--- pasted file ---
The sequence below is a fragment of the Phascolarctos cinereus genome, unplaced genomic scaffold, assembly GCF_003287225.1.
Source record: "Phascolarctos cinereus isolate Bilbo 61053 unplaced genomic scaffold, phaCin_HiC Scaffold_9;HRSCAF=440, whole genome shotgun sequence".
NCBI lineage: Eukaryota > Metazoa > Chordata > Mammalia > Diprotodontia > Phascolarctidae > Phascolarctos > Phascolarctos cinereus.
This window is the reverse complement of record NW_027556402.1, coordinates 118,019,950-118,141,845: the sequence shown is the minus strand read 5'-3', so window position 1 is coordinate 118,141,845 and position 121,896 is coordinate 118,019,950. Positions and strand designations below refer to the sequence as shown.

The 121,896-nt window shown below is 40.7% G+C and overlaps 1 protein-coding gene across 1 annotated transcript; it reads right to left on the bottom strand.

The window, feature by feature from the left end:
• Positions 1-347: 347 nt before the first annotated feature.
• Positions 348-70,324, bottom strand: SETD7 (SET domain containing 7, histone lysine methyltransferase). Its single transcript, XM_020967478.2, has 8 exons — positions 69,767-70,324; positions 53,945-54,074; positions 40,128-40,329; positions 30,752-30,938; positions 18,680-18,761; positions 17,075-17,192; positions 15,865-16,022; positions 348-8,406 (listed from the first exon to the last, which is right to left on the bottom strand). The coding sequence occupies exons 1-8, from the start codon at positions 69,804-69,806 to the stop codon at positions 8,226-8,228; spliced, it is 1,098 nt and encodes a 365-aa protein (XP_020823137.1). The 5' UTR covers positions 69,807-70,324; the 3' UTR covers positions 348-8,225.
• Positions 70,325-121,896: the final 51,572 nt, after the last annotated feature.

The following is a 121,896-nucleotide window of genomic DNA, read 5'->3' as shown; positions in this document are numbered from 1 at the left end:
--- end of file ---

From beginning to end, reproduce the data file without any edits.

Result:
The sequence below is a fragment of the Phascolarctos cinereus genome, unplaced genomic scaffold, assembly GCF_003287225.1.
Source record: "Phascolarctos cinereus isolate Bilbo 61053 unplaced genomic scaffold, phaCin_HiC Scaffold_9;HRSCAF=440, whole genome shotgun sequence".
NCBI lineage: Eukaryota > Metazoa > Chordata > Mammalia > Diprotodontia > Phascolarctidae > Phascolarctos > Phascolarctos cinereus.
This window is the reverse complement of record NW_027556402.1, coordinates 118,019,950-118,141,845: the sequence shown is the minus strand read 5'-3', so window position 1 is coordinate 118,141,845 and position 121,896 is coordinate 118,019,950. Positions and strand designations below refer to the sequence as shown.

The 121,896-nt window shown below is 40.7% G+C and overlaps 1 protein-coding gene across 1 annotated transcript; it reads right to left on the bottom strand.

The window, feature by feature from the left end:
• Positions 1-347: 347 nt before the first annotated feature.
• Positions 348-70,324, bottom strand: SETD7 (SET domain containing 7, histone lysine methyltransferase). Its single transcript, XM_020967478.2, has 8 exons — positions 69,767-70,324; positions 53,945-54,074; positions 40,128-40,329; positions 30,752-30,938; positions 18,680-18,761; positions 17,075-17,192; positions 15,865-16,022; positions 348-8,406 (listed from the first exon to the last, which is right to left on the bottom strand). The coding sequence occupies exons 1-8, from the start codon at positions 69,804-69,806 to the stop codon at positions 8,226-8,228; spliced, it is 1,098 nt and encodes a 365-aa protein (XP_020823137.1). The 5' UTR covers positions 69,807-70,324; the 3' UTR covers positions 348-8,225.
• Positions 70,325-121,896: the final 51,572 nt, after the last annotated feature.

The following is a 121,896-nucleotide window of genomic DNA, read 5'->3' as shown; positions in this document are numbered from 1 at the left end: